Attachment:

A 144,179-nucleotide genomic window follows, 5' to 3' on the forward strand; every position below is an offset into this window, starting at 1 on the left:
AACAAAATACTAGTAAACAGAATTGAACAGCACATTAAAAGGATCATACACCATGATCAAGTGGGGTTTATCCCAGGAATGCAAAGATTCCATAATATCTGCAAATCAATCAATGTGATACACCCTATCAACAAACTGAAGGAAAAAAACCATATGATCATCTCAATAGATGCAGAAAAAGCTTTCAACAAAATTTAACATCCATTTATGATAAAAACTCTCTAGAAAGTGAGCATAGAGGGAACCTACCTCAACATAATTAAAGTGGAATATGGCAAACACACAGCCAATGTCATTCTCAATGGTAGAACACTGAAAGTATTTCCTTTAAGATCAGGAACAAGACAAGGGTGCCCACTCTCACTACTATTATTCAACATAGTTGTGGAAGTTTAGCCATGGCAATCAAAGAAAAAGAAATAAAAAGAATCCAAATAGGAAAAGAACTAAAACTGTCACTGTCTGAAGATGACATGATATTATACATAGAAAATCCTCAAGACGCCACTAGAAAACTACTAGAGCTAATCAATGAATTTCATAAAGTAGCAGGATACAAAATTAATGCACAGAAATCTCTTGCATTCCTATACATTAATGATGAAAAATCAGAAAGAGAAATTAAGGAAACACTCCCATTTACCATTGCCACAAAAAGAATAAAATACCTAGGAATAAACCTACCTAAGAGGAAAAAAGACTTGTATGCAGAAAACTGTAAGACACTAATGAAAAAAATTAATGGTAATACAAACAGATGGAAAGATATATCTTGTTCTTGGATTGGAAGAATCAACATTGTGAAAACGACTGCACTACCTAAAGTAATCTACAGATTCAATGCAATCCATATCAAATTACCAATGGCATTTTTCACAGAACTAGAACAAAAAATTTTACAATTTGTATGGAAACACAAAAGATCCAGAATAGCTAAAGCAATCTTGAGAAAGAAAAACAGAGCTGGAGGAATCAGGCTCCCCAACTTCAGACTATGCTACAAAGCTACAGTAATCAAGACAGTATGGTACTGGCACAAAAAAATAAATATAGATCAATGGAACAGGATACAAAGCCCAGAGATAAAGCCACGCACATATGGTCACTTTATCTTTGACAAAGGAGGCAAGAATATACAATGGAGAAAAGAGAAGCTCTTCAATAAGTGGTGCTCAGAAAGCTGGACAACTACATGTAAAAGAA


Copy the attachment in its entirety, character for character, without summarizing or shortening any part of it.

A 144,179-nucleotide genomic window follows, 5' to 3' on the forward strand; every position below is an offset into this window, starting at 1 on the left:
AACAAAATACTAGTAAACAGAATTGAACAGCACATTAAAAGGATCATACACCATGATCAAGTGGGGTTTATCCCAGGAATGCAAAGATTCCATAATATCTGCAAATCAATCAATGTGATACACCCTATCAACAAACTGAAGGAAAAAAACCATATGATCATCTCAATAGATGCAGAAAAAGCTTTCAACAAAATTTAACATCCATTTATGATAAAAACTCTCTAGAAAGTGAGCATAGAGGGAACCTACCTCAACATAATTAAAGTGGAATATGGCAAACACACAGCCAATGTCATTCTCAATGGTAGAACACTGAAAGTATTTCCTTTAAGATCAGGAACAAGACAAGGGTGCCCACTCTCACTACTATTATTCAACATAGTTGTGGAAGTTTAGCCATGGCAATCAAAGAAAAAGAAATAAAAAGAATCCAAATAGGAAAAGAACTAAAACTGTCACTGTCTGAAGATGACATGATATTATACATAGAAAATCCTCAAGACGCCACTAGAAAACTACTAGAGCTAATCAATGAATTTCATAAAGTAGCAGGATACAAAATTAATGCACAGAAATCTCTTGCATTCCTATACATTAATGATGAAAAATCAGAAAGAGAAATTAAGGAAACACTCCCATTTACCATTGCCACAAAAAGAATAAAATACCTAGGAATAAACCTACCTAAGAGGAAAAAAGACTTGTATGCAGAAAACTGTAAGACACTAATGAAAAAAATTAATGGTAATACAAACAGATGGAAAGATATATCTTGTTCTTGGATTGGAAGAATCAACATTGTGAAAACGACTGCACTACCTAAAGTAATCTACAGATTCAATGCAATCCATATCAAATTACCAATGGCATTTTTCACAGAACTAGAACAAAAAATTTTACAATTTGTATGGAAACACAAAAGATCCAGAATAGCTAAAGCAATCTTGAGAAAGAAAAACAGAGCTGGAGGAATCAGGCTCCCCAACTTCAGACTATGCTACAAAGCTACAGTAATCAAGACAGTATGGTACTGGCACAAAAAAATAAATATAGATCAATGGAACAGGATACAAAGCCCAGAGATAAAGCCACGCACATATGGTCACTTTATCTTTGACAAAGGAGGCAAGAATATACAATGGAGAAAAGAGAAGCTCTTCAATAAGTGGTGCTCAGAAAGCTGGACAACTACATGTAAAAGAA